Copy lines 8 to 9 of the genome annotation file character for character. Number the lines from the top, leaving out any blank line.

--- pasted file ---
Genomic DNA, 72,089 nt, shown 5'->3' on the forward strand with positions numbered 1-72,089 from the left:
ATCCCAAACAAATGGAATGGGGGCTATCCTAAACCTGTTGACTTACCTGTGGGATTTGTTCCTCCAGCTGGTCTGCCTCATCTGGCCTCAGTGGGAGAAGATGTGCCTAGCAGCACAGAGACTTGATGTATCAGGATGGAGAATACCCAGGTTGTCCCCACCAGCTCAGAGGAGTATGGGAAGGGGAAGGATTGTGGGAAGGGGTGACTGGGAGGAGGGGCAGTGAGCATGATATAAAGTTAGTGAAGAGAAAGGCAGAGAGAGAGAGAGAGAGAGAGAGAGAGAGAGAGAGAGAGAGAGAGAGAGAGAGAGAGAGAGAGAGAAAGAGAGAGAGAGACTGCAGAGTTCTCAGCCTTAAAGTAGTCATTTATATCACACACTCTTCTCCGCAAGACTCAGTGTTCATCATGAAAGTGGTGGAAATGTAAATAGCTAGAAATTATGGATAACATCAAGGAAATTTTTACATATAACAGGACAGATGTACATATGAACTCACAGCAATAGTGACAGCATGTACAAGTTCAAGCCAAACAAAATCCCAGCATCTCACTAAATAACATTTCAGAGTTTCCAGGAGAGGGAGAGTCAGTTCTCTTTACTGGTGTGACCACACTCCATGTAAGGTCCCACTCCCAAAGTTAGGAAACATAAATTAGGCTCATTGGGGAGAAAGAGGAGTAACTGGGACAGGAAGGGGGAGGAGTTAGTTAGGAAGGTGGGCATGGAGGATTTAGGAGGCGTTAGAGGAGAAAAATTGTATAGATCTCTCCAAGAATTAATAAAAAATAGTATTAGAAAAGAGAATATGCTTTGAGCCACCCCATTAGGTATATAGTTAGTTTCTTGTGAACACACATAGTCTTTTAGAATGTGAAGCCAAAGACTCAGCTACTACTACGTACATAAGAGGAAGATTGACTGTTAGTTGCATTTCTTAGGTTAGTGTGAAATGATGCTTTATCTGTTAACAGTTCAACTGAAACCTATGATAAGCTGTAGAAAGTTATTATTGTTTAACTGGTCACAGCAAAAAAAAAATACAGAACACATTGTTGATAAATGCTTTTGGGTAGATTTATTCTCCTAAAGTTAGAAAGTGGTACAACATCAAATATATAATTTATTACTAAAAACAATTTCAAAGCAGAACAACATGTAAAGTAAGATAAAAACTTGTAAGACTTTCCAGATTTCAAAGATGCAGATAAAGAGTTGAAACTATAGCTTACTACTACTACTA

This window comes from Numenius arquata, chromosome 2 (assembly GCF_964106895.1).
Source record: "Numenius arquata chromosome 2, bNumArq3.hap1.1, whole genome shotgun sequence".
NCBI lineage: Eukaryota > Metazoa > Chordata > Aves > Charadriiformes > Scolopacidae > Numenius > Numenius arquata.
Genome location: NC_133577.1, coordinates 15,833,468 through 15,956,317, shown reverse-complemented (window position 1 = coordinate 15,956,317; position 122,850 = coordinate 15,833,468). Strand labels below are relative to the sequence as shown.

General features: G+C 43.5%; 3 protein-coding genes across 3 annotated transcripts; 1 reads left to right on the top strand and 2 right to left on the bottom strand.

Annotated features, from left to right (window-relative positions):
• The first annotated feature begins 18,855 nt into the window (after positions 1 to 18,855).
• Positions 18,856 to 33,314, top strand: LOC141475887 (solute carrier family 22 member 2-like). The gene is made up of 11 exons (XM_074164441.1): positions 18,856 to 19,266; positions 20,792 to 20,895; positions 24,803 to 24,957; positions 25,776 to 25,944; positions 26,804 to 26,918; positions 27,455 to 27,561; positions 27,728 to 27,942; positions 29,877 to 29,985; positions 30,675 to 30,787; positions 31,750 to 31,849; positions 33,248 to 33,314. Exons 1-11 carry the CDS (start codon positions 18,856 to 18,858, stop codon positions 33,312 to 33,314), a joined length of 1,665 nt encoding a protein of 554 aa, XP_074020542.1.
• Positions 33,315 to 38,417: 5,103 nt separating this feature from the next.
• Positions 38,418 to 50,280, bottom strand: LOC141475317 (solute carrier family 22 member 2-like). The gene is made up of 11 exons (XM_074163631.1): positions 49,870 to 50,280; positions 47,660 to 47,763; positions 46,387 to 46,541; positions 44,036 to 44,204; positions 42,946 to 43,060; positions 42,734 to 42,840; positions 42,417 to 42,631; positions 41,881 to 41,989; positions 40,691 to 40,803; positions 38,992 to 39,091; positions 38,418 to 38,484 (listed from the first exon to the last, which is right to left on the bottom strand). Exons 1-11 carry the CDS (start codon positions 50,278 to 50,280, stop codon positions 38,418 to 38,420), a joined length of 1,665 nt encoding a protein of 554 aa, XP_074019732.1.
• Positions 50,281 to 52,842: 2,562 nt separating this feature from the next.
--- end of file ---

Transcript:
Annotated features, from left to right (window-relative positions):
• The first annotated feature begins 18,855 nt into the window (after positions 1 to 18,855).